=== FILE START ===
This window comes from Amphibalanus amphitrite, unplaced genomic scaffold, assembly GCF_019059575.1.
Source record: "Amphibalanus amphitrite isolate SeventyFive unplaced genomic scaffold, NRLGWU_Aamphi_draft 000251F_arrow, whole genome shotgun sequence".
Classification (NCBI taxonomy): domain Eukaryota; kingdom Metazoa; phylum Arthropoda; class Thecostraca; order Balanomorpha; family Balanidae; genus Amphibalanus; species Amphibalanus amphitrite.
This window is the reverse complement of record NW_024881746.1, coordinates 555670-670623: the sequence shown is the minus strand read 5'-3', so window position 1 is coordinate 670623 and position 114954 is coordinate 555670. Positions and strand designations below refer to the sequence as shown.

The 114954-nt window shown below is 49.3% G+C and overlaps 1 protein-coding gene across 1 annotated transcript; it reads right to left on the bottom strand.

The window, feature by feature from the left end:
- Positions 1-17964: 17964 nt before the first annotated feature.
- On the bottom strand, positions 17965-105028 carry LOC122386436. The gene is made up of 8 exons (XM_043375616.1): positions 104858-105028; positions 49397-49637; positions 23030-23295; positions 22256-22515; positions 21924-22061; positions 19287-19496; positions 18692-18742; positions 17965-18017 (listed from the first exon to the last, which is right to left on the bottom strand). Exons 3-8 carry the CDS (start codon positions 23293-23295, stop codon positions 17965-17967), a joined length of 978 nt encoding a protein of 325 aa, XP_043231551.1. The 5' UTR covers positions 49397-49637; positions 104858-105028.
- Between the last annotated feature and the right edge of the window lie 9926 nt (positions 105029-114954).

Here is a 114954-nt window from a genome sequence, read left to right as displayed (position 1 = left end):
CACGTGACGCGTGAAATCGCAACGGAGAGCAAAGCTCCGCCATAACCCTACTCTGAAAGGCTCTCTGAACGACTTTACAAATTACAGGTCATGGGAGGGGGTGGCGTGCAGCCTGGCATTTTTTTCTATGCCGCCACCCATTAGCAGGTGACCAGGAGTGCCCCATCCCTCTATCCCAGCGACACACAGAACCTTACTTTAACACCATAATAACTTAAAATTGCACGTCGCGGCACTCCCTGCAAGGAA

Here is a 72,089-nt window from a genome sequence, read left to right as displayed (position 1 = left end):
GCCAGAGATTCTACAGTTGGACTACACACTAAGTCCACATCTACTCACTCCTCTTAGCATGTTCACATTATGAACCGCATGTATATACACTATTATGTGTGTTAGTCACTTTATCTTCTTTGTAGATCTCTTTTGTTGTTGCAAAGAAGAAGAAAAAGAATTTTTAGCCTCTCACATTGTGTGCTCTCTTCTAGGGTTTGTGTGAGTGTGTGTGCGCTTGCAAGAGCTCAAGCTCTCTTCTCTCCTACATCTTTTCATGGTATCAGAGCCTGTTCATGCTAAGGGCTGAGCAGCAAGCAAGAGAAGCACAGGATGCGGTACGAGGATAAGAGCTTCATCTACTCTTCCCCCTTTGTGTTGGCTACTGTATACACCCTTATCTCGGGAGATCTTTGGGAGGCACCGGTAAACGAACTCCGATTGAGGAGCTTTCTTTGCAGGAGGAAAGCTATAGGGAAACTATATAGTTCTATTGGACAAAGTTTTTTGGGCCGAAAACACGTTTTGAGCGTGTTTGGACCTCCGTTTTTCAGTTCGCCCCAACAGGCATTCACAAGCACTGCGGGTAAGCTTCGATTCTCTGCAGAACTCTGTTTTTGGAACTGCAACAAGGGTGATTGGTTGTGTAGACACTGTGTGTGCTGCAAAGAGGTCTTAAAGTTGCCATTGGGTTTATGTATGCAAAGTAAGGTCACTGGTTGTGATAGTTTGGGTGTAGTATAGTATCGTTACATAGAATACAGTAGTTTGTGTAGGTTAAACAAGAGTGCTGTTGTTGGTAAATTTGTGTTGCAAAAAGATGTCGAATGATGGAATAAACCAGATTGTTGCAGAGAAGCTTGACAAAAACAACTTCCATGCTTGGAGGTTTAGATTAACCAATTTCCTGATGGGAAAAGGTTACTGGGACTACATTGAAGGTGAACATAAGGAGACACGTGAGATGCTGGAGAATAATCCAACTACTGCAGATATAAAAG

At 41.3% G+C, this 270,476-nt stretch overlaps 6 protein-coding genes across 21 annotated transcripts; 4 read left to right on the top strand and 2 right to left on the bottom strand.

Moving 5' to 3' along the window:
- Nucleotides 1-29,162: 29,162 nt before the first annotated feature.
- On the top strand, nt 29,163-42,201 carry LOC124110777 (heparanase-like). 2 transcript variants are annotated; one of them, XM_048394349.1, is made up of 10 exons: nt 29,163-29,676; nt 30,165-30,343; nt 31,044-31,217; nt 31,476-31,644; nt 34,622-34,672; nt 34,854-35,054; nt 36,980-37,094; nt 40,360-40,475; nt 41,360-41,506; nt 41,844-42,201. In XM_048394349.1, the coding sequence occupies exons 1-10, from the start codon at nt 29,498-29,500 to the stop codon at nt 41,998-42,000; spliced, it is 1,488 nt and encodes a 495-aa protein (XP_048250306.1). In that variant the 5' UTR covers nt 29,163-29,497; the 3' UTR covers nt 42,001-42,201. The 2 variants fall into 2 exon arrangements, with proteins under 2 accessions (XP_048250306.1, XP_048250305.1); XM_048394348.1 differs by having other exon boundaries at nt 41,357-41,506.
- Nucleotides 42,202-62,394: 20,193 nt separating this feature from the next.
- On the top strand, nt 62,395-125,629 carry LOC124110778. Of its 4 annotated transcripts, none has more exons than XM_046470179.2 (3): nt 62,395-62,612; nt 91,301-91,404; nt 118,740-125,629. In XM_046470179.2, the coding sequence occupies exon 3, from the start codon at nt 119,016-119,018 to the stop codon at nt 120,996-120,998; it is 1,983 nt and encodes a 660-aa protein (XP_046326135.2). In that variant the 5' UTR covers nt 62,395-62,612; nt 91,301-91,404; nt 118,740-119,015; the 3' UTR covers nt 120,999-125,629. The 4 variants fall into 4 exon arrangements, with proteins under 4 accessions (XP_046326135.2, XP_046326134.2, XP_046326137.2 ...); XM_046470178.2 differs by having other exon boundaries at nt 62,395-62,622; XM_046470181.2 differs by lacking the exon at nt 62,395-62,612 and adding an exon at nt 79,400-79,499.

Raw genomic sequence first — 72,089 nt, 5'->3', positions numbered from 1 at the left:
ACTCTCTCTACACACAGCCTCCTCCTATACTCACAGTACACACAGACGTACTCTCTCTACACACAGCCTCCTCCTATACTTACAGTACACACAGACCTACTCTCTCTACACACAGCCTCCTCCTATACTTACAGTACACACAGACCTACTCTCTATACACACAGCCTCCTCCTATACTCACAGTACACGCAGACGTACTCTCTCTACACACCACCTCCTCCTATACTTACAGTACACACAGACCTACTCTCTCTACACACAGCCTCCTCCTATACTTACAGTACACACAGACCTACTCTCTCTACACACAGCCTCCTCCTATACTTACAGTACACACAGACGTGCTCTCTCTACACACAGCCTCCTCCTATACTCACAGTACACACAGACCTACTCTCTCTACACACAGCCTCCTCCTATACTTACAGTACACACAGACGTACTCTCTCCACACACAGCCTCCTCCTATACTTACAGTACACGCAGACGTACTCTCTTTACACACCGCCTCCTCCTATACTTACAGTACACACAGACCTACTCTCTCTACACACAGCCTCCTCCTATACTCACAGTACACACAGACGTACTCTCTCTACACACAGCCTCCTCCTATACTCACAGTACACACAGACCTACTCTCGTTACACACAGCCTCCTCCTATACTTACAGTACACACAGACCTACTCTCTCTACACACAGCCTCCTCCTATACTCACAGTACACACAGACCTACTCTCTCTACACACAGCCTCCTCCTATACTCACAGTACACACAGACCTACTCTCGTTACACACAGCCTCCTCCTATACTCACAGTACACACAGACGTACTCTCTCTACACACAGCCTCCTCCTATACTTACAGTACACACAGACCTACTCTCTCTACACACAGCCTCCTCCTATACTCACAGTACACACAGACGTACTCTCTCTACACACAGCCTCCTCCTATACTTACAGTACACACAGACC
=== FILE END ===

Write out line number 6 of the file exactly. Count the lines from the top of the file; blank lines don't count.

The window, feature by feature from the left end: